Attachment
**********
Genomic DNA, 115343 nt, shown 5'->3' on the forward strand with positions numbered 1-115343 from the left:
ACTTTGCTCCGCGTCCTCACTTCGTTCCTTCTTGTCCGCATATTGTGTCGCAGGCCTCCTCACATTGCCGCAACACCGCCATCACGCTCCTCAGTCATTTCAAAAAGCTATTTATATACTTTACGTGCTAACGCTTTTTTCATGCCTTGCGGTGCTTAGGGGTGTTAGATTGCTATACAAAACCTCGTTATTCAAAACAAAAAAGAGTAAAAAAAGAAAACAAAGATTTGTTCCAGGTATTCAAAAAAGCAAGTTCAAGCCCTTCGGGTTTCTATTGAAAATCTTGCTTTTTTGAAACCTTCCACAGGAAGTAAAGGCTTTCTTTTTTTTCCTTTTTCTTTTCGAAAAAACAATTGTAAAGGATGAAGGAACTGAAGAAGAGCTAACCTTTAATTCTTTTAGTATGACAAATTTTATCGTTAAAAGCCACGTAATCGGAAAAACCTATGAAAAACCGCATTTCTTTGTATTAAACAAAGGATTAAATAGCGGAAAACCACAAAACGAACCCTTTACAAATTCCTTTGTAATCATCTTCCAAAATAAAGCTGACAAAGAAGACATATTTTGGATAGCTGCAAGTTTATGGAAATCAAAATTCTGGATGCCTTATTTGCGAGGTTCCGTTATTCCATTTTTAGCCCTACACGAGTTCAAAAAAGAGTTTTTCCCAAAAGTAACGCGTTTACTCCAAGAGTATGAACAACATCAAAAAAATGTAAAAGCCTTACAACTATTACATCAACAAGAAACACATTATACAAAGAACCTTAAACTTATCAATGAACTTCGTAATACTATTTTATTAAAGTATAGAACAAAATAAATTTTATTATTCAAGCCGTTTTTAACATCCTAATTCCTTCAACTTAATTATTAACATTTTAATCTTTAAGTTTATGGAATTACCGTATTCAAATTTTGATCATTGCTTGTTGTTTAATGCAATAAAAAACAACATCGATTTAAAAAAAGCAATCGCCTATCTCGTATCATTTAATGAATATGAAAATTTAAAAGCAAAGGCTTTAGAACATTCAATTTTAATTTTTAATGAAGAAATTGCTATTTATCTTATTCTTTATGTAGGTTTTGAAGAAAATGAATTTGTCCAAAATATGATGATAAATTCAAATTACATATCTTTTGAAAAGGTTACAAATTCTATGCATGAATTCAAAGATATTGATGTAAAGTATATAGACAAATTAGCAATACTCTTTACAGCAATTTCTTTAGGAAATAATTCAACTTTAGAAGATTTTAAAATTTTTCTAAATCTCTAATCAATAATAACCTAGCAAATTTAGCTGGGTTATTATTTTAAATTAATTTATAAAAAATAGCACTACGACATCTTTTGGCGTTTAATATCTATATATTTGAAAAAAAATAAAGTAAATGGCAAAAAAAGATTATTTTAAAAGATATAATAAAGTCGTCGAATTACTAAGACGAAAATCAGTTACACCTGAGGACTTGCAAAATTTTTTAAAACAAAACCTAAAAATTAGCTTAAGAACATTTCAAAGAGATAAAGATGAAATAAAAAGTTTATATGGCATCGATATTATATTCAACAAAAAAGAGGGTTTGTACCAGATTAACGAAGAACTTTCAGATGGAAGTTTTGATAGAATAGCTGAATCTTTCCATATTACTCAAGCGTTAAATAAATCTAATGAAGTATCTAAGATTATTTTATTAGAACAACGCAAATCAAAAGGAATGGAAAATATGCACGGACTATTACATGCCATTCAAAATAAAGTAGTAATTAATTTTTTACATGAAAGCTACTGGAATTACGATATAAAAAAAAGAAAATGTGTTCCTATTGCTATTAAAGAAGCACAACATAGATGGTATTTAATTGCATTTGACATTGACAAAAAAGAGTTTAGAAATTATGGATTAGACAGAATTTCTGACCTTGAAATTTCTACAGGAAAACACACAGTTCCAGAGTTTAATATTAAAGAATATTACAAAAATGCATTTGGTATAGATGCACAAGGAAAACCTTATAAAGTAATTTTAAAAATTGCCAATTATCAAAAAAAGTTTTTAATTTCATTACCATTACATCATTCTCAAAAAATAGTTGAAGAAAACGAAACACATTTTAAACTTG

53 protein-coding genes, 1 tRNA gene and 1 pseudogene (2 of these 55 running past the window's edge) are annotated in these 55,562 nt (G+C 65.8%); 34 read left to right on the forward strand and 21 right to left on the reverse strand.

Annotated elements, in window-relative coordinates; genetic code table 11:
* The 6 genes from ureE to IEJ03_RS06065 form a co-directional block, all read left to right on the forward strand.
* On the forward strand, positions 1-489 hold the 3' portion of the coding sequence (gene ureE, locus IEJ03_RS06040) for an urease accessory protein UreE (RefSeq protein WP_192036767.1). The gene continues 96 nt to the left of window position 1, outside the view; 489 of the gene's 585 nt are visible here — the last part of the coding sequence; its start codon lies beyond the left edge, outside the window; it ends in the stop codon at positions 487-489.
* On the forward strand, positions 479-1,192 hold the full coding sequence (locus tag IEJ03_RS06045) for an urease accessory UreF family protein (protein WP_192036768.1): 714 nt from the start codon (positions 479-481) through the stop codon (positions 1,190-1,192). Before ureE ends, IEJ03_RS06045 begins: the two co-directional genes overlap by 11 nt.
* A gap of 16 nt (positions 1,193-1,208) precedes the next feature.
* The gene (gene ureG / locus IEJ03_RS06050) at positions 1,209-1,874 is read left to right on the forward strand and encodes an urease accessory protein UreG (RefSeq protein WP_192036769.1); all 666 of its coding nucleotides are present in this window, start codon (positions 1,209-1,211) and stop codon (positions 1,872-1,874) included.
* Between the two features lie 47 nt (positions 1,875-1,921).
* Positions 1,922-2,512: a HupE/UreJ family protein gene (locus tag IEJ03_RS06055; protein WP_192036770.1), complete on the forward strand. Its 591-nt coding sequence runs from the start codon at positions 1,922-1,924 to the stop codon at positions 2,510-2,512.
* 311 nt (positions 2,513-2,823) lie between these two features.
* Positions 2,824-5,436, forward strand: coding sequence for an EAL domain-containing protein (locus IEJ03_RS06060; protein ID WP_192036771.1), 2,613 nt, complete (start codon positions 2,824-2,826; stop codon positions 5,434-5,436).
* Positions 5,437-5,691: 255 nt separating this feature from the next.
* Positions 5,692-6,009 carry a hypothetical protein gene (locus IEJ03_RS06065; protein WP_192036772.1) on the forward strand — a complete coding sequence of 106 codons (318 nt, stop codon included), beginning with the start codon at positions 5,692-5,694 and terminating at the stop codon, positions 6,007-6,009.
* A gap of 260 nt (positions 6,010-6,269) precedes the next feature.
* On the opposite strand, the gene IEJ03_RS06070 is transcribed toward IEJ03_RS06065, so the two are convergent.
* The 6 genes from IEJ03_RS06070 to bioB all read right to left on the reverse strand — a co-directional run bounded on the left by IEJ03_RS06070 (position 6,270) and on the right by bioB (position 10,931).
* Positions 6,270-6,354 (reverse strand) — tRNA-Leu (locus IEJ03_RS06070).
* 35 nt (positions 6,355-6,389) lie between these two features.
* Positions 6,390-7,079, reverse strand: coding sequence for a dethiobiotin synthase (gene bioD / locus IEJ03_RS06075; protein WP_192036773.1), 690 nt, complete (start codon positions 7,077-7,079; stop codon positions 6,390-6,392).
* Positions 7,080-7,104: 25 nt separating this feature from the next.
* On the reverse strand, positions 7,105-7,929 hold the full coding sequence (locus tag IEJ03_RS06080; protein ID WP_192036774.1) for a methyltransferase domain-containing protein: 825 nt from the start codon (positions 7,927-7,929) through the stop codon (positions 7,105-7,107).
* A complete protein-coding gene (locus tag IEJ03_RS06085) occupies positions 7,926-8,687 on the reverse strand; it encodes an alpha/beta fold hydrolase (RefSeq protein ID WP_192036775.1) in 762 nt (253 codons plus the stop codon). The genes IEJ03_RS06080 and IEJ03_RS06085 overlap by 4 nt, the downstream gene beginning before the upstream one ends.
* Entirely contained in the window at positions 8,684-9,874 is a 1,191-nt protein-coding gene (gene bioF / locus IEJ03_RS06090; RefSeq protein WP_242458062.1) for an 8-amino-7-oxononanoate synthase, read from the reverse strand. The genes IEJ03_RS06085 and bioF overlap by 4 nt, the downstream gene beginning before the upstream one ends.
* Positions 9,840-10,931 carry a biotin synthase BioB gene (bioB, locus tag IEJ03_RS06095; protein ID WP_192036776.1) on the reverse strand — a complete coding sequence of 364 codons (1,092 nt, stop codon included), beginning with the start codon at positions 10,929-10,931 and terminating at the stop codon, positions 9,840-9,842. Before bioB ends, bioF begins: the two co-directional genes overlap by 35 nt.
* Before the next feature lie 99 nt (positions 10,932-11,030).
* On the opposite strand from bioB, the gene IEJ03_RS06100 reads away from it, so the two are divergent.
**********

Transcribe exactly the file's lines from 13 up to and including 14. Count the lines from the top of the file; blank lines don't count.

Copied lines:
* Positions 2,824-5,436, forward strand: coding sequence for an EAL domain-containing protein (locus IEJ03_RS06060; protein ID WP_192036771.1), 2,613 nt, complete (start codon positions 2,824-2,826; stop codon positions 5,434-5,436).
* Positions 5,437-5,691: 255 nt separating this feature from the next.